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Deb Fischer: Rancher, Country Gal, Senator


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deb-fischer-rancher-country-gal-senator-betsy-woodruffNational Review:

The Nebraska grandmother prefers blunt talk and hard work to the Sunday-show spotlight.

Betsy Woodruff



You’ve probably heard of Jeff Flake, the cowboyish Arizonan. You know a bit about Tim Scott. And you definitely know Ted Cruz by now. But the fourth freshman Republican senator has dodged countless spotlights, flying under the radar and into the upper chamber of Congress. She’s Deb Fischer, she’s a rancher from Nebraska, she’s not a tea-party senator (despite what you might hear), and she’s a bit of a wonk on agricultural affairs. While Todd Akin and Richard Mourdock were busily generating headlines and sparking controversy in the 2012 Senate contests, Fischer quietly beat two tea-party-backed opponents in her primary and a thick-walleted Manhattan darling in the general election.




So here’s how a rancher grandmother who grew up in a rural area ended up stiff-arming some of the most powerful journalists in the Beltway: Fischer grew up in Lincoln, Neb., married her college sweetheart, and moved to his ranch. She headed back to Lincoln when she won her first race, for the state legislature, in 2005 by 128 votes. She is against abortion and indoor-smoking bans.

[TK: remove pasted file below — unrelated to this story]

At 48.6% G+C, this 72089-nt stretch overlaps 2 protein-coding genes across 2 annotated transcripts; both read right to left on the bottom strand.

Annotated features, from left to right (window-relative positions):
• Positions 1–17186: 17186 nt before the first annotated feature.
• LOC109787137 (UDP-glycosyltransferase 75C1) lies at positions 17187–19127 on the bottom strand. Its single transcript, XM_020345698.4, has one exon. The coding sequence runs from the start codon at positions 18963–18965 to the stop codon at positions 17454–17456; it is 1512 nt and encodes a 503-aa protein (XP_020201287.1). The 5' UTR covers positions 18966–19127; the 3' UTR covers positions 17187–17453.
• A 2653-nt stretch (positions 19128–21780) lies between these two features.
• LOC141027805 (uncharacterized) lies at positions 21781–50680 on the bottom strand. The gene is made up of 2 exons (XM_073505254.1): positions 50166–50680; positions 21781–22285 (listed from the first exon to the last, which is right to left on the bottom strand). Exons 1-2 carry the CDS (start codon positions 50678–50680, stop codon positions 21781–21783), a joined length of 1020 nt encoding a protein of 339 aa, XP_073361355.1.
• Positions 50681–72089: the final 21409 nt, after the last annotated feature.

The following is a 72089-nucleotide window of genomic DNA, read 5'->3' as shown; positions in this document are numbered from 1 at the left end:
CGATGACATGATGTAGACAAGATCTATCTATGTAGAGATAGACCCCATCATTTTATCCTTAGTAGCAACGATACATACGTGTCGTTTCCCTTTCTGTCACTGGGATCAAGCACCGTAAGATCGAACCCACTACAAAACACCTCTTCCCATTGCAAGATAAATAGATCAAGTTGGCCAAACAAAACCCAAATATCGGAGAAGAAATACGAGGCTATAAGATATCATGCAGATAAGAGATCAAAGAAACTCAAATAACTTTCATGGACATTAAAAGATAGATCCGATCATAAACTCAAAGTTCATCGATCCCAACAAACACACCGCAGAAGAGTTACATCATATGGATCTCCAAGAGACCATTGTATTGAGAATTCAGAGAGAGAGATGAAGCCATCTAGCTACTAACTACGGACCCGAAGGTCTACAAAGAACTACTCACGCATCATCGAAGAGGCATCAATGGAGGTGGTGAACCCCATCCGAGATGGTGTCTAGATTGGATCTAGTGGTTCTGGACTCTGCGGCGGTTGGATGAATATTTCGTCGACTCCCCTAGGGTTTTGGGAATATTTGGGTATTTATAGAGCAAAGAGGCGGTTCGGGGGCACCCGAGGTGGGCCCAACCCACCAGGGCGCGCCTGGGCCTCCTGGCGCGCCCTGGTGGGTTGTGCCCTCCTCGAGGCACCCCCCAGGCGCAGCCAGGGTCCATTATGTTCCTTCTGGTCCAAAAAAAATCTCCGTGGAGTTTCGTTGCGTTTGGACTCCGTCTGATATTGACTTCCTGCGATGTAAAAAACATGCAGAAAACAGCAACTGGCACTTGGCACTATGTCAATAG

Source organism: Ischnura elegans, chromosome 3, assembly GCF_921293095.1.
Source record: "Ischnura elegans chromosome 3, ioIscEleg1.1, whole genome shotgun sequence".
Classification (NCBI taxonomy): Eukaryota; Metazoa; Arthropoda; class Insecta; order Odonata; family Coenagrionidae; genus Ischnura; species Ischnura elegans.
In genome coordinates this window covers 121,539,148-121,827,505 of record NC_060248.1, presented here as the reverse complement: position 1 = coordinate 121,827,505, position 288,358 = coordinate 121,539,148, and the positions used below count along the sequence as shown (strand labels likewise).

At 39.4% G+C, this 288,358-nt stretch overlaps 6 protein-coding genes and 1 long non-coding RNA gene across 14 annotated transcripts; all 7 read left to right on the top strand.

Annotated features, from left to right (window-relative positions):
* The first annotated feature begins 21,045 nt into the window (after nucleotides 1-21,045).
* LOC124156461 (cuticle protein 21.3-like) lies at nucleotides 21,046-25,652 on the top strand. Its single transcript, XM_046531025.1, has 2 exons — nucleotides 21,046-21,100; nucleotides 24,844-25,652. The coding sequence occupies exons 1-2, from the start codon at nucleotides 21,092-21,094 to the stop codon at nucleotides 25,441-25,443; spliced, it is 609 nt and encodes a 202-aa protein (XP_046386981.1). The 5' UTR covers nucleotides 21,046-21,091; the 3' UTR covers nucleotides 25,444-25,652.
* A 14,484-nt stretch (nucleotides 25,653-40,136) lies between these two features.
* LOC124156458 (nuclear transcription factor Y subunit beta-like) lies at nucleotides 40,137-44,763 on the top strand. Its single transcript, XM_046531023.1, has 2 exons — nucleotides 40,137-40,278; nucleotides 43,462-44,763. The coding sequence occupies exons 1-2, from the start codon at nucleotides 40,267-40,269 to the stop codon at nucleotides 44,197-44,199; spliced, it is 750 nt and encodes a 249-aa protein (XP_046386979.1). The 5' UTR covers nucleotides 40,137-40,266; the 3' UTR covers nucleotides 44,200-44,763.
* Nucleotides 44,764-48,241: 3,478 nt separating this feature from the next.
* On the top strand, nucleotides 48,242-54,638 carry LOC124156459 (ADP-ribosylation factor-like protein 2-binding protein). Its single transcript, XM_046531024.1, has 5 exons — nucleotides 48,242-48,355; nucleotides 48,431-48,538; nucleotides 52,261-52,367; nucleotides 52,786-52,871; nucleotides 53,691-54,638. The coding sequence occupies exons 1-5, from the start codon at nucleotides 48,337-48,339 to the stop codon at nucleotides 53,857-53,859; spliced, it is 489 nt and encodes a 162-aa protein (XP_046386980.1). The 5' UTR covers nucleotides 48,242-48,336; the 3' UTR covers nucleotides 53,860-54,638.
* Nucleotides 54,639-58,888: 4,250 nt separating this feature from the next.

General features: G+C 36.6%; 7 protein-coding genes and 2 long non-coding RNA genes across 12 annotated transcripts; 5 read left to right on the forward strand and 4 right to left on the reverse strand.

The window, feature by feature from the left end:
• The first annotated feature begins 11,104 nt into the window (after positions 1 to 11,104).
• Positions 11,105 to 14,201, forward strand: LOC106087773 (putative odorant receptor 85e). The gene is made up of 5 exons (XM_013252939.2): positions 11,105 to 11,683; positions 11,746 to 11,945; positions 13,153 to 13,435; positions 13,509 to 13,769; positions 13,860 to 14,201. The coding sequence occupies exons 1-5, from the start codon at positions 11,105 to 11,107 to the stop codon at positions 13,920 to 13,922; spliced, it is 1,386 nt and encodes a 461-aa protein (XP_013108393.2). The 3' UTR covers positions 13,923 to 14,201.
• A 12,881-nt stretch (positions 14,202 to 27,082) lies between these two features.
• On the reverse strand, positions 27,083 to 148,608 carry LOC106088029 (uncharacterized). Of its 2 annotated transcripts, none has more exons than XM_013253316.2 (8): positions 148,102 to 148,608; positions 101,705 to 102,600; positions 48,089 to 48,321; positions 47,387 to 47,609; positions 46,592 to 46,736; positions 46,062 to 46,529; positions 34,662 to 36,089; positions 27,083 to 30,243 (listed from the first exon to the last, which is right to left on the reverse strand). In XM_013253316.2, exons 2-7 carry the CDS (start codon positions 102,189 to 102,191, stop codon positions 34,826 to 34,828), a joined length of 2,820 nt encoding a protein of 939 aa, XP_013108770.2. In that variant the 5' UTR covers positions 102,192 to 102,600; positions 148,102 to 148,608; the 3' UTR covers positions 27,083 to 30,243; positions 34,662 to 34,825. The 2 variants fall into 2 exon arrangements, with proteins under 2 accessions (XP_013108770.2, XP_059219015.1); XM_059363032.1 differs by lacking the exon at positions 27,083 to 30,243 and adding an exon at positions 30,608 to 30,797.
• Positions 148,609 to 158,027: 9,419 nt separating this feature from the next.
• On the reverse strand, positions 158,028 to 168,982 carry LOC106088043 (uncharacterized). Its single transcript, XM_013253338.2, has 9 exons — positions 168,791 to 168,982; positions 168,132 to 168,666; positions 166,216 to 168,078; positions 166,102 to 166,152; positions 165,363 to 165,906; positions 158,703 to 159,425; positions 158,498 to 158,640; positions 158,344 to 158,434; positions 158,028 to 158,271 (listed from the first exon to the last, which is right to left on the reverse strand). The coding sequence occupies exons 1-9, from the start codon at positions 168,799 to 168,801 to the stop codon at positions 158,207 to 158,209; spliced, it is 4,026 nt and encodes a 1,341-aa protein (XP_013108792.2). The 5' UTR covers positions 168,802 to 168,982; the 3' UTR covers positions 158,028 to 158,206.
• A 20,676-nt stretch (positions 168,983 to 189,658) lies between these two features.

Everyone asks her whether the GOP has a “woman problem,” which she finds a little funny. As for the diversity she brings to the Republican caucus, her background is in her view much more important than her gender: She’s from a sparsely populated part of a rural state, and she’s a rancher, which should distinguish her from her peers in the Congress far more than the fact that she’s a woman. She feels a special kinship to other senators from rural states, especially John Thune (R., S.D.) and John Barrasso (R., Wyo.). “A lot of it’s personality — it’s just who we are,” she says. “We’re kind of blunt. We share a lot of the same history. We understand vastness.”


We’ll probably get to see more of Fischer’s bluntness as her career in the Senate unfolds. For now, though, she’ll dodge cameras and figure out Washington.


“It is what it is,” she says of the capital, “and you learn to deal with it.”

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